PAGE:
Tuesday, May 10, 2011

Opera review: Orfeo ed Euridice

Composer: Christoph Willibald Gluck
Libretto: Ranieri de’Calzabigi
Conductor: Harry Bicket
Chorus Master: Sandra Horst
Director: Robert Carsen
Set and Costume Designer: Tobias Hoheisel
Lighting Designer: Robert Carsen and Peter Van Praet

Orfeo: Lawrence Zazzo
Euridice: Isabel Bayrakdarian
Amore: Ambur Braid

The Canadian Opera Company's excellent year comes to a close with another winner. Orfeo ed Euridice by Christoph Willibald Gluck was a groundbreaking work when it was first performed 250 years ago, a reaction to the extravagance of opera seria. This is the COC's first ever production of the work and they manage to capture a freshness and excitement that makes it feel modern.

Based on the famous Greek myth, the production is performed in contemporary costumes of black luck  and dresses. The set consists of a bleak moonscape of grey stones and rubble. And the lighting is often just a single bright light from the wings casting a long shadow. This simplicity matches that of the music and the plot and is extremely effective.

The story by de’Calzabigi and Gluck was an Enlightenment reinterpretation that makes some changes, most notably with the ending. Likewise, Carsen's staging modifies the staging to remove all of the ballets that would have taken place. Instead, the chorus or the actors carry the audience interest with their actions.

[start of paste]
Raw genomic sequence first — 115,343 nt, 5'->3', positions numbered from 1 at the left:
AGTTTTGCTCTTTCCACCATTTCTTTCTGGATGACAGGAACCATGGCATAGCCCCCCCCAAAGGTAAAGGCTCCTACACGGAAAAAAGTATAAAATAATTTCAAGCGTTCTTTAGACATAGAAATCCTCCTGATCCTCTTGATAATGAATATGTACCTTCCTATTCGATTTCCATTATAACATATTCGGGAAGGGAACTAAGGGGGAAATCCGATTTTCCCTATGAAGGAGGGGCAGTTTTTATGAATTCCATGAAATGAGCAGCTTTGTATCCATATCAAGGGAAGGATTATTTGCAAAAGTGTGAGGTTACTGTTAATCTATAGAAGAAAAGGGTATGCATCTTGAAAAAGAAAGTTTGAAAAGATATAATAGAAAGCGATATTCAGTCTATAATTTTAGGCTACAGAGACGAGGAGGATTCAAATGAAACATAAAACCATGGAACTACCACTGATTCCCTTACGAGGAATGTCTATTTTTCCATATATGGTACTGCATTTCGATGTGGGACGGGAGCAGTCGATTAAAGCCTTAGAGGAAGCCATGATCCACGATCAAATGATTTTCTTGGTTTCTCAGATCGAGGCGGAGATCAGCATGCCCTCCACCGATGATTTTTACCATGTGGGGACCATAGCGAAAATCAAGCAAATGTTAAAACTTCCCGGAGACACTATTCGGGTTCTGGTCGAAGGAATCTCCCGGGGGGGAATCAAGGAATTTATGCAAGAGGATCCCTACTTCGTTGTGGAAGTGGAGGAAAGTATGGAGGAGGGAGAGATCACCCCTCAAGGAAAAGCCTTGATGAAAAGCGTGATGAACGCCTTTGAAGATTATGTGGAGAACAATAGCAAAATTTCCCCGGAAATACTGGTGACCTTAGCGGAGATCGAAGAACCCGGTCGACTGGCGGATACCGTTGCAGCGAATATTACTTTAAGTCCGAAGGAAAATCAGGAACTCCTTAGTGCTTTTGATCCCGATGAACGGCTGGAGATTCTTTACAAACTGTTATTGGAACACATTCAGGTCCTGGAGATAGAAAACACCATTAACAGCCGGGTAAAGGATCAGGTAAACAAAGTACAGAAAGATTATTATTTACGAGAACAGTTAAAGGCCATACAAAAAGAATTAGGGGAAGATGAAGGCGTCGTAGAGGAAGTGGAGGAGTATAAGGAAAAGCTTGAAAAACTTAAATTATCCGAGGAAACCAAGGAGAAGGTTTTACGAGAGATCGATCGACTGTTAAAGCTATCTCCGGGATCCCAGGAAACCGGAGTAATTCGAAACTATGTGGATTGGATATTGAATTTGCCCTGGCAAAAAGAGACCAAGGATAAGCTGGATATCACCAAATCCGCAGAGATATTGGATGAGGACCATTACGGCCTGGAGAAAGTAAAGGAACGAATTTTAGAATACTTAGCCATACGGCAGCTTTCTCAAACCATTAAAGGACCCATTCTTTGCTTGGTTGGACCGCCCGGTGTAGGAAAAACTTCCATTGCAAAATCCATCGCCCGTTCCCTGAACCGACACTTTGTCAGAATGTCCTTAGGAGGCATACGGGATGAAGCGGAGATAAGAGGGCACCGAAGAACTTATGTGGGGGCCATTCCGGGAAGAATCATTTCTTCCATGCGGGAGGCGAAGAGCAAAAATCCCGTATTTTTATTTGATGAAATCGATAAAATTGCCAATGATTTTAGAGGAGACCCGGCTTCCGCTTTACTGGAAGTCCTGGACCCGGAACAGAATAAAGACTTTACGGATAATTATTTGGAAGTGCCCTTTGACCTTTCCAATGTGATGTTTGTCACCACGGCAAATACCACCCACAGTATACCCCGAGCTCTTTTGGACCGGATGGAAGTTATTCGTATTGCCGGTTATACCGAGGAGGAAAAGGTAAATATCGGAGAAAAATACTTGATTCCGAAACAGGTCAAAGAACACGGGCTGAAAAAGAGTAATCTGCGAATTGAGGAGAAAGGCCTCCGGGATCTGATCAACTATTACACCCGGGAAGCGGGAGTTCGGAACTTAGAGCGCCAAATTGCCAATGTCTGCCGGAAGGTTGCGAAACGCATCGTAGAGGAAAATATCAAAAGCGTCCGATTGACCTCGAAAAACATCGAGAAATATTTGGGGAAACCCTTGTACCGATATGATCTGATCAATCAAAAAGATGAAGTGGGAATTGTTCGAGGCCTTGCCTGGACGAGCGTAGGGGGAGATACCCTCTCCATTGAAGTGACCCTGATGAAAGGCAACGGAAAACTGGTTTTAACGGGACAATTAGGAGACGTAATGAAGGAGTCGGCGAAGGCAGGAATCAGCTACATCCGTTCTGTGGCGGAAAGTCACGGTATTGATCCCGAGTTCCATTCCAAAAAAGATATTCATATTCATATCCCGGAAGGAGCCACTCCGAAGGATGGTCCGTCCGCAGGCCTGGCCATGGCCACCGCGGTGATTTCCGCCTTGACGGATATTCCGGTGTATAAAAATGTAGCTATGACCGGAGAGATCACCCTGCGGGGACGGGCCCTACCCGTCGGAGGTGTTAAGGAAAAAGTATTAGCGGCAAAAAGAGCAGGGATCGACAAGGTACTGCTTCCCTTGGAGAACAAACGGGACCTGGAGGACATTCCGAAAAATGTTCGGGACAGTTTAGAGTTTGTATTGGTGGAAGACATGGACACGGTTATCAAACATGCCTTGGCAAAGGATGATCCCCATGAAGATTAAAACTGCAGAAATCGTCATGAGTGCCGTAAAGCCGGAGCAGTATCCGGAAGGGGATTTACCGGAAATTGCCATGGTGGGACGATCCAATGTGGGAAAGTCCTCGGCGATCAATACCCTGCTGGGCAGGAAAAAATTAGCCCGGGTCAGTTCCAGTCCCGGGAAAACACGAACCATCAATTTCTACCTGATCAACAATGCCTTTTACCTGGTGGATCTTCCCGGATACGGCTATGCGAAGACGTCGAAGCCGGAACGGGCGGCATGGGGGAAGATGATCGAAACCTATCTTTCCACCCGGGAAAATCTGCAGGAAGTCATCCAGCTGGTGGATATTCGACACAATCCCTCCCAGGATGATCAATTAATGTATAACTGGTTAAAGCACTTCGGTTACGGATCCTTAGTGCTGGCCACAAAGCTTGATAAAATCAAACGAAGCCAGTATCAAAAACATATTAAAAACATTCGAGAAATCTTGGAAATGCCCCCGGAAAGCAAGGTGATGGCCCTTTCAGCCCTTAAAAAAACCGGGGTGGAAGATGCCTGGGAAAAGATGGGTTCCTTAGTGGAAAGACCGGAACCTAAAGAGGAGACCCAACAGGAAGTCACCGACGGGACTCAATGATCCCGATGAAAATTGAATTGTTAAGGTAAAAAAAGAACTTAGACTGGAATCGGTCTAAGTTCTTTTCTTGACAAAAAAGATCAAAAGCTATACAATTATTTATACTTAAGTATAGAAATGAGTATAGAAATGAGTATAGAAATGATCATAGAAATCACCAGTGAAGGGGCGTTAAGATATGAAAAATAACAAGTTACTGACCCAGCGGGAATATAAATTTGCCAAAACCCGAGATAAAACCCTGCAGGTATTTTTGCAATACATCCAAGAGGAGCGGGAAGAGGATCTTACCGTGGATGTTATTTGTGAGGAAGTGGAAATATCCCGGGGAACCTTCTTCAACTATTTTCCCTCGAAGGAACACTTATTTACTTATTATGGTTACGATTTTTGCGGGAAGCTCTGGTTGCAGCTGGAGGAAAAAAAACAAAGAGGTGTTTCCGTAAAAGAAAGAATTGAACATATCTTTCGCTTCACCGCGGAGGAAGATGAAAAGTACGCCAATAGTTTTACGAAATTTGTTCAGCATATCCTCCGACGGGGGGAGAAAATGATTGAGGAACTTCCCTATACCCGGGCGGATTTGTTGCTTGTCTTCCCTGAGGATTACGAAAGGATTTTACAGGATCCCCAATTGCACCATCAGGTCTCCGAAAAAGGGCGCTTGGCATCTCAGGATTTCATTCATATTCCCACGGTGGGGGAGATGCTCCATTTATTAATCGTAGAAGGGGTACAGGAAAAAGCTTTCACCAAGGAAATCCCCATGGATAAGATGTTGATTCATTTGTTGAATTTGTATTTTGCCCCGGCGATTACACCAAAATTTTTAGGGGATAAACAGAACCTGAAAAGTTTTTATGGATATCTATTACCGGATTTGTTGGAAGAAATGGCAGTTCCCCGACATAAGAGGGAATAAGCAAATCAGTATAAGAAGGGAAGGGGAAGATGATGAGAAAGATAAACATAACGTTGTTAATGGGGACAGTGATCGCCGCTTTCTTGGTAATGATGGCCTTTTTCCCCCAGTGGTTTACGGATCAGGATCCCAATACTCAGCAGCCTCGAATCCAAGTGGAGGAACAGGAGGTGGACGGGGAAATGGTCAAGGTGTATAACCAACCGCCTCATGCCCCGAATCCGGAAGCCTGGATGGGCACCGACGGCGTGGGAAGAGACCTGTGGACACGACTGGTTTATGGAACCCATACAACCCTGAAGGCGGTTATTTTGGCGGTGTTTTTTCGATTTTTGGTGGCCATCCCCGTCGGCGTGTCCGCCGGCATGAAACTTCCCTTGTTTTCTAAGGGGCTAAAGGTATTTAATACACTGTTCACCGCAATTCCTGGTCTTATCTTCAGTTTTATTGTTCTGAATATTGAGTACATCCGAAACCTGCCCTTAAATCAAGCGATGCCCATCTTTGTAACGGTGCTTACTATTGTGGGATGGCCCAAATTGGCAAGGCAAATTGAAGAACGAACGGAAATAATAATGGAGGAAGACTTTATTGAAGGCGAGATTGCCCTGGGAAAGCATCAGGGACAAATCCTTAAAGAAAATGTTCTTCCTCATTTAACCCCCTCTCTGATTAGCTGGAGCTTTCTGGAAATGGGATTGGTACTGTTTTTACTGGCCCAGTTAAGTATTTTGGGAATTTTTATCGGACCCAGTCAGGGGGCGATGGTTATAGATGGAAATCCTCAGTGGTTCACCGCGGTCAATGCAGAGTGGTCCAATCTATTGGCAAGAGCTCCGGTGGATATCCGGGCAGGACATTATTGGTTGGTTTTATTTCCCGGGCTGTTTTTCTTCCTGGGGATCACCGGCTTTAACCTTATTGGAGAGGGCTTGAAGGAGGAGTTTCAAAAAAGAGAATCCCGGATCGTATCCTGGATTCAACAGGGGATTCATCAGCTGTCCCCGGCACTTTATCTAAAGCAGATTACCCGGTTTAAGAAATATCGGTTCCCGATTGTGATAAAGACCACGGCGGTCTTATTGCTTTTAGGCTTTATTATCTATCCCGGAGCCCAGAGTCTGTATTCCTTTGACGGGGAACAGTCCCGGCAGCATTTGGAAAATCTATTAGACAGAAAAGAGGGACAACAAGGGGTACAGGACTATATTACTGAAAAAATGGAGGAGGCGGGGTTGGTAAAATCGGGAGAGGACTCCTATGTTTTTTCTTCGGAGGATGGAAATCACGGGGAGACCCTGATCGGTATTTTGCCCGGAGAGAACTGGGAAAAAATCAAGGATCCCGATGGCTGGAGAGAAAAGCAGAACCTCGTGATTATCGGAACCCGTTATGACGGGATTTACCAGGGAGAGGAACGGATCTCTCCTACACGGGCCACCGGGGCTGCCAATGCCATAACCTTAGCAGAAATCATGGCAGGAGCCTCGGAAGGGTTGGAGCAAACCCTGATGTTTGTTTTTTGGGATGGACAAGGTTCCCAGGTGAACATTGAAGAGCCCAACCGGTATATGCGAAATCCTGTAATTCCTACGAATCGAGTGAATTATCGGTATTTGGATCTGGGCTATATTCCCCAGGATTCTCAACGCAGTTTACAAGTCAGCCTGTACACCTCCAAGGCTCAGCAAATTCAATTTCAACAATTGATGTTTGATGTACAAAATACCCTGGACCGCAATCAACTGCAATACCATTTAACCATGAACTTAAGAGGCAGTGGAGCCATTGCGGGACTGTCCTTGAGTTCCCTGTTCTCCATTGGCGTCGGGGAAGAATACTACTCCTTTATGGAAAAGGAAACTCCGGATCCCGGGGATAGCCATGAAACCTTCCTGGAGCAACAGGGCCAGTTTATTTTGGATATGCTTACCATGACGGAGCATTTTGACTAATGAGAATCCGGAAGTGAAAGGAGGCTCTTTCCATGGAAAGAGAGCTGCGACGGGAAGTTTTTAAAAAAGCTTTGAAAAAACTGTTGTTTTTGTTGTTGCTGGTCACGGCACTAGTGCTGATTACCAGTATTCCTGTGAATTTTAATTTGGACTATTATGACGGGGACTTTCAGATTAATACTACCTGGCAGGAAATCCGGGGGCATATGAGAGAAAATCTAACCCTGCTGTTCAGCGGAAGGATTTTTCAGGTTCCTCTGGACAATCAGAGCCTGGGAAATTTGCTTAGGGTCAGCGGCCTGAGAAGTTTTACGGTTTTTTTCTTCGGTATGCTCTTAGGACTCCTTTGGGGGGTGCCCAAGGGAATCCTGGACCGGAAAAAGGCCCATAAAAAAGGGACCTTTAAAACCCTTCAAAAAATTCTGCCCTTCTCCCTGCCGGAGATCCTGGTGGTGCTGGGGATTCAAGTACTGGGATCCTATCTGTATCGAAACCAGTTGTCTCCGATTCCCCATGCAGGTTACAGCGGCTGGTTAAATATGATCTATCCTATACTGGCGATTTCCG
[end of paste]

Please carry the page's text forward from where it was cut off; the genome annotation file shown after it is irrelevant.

The spare cast consists only of three characters and a chorus. All are excellent. It is a shame though that Isabel Bayrakdarian is so under-utlilized in the smaller part of Euridice. She dazzled in when called on in the third act. But it is Orfeo's story and Lawrence Zazzo proved to be exceptional in the role. I'm not generally a fan of countertenors, but he carried it convincingly and beautifully.

Harry Bicket and the COC's orchestra provide lean and balanced support. It was perhaps not completely "period" style, but it was informed by period practices. In the third act, there was one memorably beautiful orchestral swell from complete silence.

Overall, it is outstanding work from all involved and a triumphant end to a stellar season from the Canadian Opera Company.


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